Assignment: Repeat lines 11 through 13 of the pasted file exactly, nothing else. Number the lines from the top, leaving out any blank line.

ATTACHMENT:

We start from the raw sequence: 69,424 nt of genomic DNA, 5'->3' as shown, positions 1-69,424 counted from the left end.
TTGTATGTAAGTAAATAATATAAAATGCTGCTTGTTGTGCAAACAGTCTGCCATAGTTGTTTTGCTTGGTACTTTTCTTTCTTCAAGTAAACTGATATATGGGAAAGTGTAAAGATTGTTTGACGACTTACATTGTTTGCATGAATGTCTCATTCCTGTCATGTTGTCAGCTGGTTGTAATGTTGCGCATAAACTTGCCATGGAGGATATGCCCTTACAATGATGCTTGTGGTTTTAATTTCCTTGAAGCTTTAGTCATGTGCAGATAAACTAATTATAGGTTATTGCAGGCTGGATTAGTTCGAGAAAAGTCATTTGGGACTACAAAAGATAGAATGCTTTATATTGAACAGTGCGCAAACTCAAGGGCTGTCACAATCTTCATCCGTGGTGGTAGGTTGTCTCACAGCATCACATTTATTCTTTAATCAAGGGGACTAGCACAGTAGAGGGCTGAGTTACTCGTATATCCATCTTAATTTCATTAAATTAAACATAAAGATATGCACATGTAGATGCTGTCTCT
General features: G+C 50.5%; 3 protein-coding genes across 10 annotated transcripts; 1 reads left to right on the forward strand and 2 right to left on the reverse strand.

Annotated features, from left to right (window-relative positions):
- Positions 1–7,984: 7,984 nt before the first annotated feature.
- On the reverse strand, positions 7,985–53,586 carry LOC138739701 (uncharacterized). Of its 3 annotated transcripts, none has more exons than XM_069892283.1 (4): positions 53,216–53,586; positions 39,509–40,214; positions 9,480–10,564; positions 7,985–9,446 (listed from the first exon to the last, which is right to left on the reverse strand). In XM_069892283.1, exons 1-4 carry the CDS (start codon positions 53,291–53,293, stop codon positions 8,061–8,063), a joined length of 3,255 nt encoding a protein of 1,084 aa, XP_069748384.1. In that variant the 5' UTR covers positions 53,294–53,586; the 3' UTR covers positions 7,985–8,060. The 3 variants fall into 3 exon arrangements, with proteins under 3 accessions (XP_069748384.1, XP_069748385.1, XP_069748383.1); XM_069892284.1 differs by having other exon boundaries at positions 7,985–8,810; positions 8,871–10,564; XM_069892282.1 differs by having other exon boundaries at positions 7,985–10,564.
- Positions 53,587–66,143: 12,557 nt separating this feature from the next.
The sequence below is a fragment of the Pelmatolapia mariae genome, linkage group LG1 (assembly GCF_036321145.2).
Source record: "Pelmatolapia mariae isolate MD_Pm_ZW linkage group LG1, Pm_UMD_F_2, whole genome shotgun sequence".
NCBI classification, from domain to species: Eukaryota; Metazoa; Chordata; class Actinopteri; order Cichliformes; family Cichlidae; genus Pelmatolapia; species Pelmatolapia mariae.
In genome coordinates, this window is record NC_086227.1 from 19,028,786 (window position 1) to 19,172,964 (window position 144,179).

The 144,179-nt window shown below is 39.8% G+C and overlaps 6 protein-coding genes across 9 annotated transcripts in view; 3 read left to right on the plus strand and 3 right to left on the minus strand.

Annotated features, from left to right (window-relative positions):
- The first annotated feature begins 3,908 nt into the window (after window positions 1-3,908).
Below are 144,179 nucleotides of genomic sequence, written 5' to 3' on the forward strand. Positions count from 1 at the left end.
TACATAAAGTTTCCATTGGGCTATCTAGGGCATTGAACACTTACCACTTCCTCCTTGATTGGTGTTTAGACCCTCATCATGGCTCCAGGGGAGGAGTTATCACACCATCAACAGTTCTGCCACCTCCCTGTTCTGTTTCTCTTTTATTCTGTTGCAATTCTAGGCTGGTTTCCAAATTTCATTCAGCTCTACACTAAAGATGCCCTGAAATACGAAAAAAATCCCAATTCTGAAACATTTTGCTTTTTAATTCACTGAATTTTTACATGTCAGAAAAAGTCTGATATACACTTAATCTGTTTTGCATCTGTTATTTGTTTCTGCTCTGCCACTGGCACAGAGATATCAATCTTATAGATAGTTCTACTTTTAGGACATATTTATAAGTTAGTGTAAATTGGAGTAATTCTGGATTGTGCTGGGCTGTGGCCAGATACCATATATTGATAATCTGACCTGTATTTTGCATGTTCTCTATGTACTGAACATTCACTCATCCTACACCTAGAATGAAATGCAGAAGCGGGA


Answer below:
In genome coordinates, this window is record NC_086227.1 from 19,028,786 (window position 1) to 19,172,964 (window position 144,179).

The 144,179-nt window shown below is 39.8% G+C and overlaps 6 protein-coding genes across 9 annotated transcripts in view; 3 read left to right on the plus strand and 3 right to left on the minus strand.

Annotated features, from left to right (window-relative positions):